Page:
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tv   Washington Week  PBS  September 21, 2019 1:30am-2:01am PDT

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♪[music] m ukraine to iran. the's preside handling of foreign policy has washingtonn edge. i'm robert costa. welcome to "washington week." questions and a confrontation with congress over a whistle-blower complaint. what did president trump say in a hone call a foreign leader? >> i had conversations with many leaders that are alway apopriate. it's just another political hack job. >> the complaint is reportedly about ukraine, which has clashed with russia, and sought u.s. aid. frustrated democrats speak out. >> we can't get a answer because the department of justice and the director of national intelligence will not authorize the i.g. to tell u >> and president trump considers his options on iran following an attack o saudi oi oil fields,
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next. >> this is "washington week." funding isrovided by... [cheering] >> ah. ♪[music] >> oh! >> whatever they went through, they went through together. life well planned. see what a raymond james financial advisor can do for you. >> additional funding is provided by... the yuen foundation. committed toridging cultural differences in our communities. the corporation for public broadcasting. and by contributions to your pbs station from viewers like y!. thank you
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>> once again from washington, moderator robert costa. >> a whistle-blower complaint made by a member of the intelligence communis raisingis sharp questions about president trump's conduct withon foreign leaders. and tonight, i'll open my own notebook to start our discussion. two weeks ago, i stood in a windowless conference room at a hotel in warsaw. i was the pool reporter for vice president pence's meeti with the new uainian president, volodymyr zelensky, a 41-year-old former f comedian ad actor. the atmosphere was tense. zelensky was bouncing his knees and national security advisor john bolton, looked b on, stone-faced. zelensky was eager for pence to release $250 million in military aid that president trump had held up. funds ukraine said iteeded to deal with russian aggression. but thebu v.p. did not make any concrete promises. krstead, he echoed trump and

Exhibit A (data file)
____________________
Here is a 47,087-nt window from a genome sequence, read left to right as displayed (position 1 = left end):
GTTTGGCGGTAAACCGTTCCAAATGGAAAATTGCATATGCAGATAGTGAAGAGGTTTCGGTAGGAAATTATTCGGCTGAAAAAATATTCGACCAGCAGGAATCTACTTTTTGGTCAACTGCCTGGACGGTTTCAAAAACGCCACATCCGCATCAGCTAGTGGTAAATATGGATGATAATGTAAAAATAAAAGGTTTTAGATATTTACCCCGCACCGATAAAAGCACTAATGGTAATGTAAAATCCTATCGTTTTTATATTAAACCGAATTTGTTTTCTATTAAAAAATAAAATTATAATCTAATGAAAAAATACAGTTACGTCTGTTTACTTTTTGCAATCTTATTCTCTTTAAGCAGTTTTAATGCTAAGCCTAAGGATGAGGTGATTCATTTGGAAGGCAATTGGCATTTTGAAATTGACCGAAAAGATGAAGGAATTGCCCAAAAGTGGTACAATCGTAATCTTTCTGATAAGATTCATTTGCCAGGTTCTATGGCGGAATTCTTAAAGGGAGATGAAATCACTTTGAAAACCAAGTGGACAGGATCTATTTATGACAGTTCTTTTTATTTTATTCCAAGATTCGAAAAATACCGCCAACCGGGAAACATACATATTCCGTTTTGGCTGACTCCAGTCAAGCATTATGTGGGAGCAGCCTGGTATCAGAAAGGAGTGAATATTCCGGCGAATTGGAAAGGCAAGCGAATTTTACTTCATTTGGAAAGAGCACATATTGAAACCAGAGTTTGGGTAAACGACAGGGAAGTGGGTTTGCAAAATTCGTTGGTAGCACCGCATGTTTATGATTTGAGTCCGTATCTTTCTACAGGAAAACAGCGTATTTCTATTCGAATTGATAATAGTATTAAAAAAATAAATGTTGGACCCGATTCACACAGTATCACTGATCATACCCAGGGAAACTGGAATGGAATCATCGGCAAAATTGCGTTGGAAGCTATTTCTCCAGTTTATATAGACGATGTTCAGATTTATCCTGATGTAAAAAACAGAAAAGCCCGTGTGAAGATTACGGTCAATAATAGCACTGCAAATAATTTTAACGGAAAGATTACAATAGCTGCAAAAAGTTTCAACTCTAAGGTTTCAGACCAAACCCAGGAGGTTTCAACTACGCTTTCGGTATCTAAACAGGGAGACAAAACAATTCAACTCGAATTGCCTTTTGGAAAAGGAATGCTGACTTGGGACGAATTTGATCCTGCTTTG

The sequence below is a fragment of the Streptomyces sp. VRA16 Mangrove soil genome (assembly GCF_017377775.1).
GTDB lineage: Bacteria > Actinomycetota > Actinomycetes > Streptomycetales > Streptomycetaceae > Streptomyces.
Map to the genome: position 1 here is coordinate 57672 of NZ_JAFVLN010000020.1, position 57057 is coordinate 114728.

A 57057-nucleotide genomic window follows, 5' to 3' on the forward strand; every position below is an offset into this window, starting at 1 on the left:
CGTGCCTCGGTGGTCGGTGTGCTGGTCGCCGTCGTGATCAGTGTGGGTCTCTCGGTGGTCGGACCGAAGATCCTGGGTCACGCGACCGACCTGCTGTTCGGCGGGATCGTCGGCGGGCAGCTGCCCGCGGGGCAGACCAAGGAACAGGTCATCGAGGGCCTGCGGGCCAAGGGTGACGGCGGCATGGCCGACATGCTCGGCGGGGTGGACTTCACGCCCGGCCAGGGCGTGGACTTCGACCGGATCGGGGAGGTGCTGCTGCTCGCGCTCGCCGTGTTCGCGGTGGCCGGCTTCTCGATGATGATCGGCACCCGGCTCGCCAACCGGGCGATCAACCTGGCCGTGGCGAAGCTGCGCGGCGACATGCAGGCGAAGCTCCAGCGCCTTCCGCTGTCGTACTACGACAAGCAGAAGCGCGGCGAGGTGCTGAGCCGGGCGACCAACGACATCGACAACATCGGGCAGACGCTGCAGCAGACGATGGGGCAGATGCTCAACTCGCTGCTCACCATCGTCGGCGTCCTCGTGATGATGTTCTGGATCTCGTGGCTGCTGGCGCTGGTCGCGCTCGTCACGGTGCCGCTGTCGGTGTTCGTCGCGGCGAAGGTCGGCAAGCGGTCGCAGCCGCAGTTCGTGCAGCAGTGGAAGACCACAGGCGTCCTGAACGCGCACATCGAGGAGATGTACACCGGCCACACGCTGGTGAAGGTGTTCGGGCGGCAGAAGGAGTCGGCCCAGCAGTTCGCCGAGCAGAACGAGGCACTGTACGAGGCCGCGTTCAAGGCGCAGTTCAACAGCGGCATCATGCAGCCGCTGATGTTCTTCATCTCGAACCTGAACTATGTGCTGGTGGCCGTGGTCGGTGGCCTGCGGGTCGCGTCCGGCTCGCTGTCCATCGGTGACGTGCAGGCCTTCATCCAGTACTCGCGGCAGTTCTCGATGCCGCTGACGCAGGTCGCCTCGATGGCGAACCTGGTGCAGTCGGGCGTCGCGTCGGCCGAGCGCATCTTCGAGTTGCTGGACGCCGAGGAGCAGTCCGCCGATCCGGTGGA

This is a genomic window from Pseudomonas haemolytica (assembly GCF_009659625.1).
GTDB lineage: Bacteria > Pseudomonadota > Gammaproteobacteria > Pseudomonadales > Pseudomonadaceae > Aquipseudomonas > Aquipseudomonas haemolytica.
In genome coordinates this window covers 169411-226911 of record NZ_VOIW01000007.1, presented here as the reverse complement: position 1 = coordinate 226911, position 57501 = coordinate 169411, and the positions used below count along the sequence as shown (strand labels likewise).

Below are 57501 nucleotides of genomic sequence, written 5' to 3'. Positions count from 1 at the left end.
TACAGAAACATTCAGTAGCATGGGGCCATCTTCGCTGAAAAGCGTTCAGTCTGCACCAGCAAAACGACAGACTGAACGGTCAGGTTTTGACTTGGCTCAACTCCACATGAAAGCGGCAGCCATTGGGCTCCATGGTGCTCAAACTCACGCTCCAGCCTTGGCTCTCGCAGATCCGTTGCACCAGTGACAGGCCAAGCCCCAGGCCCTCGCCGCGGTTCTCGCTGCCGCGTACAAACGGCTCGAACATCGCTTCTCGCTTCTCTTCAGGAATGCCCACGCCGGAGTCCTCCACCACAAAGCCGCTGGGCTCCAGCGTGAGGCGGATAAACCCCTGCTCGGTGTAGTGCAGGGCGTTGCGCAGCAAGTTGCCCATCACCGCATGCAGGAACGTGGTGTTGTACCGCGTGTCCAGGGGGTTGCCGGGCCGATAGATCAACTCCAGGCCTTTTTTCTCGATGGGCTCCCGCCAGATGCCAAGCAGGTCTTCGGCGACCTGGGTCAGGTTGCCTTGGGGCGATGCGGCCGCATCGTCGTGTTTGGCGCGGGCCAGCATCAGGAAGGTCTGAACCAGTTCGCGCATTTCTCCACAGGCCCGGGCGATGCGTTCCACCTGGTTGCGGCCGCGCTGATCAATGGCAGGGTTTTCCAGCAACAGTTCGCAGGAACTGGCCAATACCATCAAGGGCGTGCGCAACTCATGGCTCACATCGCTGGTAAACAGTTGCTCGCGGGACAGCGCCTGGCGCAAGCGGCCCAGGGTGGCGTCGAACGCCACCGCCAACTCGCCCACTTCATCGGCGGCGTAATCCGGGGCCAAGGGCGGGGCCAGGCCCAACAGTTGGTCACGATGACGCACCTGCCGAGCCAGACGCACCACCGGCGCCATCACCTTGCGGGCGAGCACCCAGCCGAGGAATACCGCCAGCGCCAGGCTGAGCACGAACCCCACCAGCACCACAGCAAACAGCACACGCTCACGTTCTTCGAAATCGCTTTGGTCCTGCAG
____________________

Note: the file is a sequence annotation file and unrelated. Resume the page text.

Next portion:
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saidne must take steps to address corruption in its country before t u.s. hands over the cash. that meeting was af snapshot o an uneasy standoff that had i i lingered for months with 2020 politics swirling. according to reporting by both the washington post and the new yorkpr timesident trump's hendling of ukraine this summer, including a phone call with a foreign leader, raisedsea red flagith at least one unnamed intelligence official, who filed a formal complaint. eventually released, the trump administration is now intense scrutiny about whether it pressured ukraine to investigate former vice president joe biden's son hunter, who once worked for a ukrainian company. president trump's lawyer, rudy giuliani has calle repeatedly for an investigatif the biden family. but the looming question is this. what did president trump say in private? the wall street joatnal reported late fridayhat trump, quote,
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repeatedly pressured zelensky aboutes eight t to work with giuliani. but the source did not believe theresident offered any quid pro quo. here's what he said friday at aa news conference. >> it doesn't matter what i discussed. i ll say this. somebody ought to look into joe biden's statement becauset was disgraceful where he talked about billions of dollars tt he's not giving to a certain country unlessta c prosecutor is taken off the case. so somebody ought to look into that. and y wouldn't, becausee's a democrat. >> joining me tonight, kayla tausche, wasngton correspondentor cnbc. michael crowley, white house correspondent for the new york desjardins, congressional correspondent for the p newshour and vivian salama, white house reporter for the wall street journal. michael, you're a national security reporter, white house reporter athe new york times. what else have we learned about this complaint? >> well,e knowhat it involves a conversation the president had with a foreign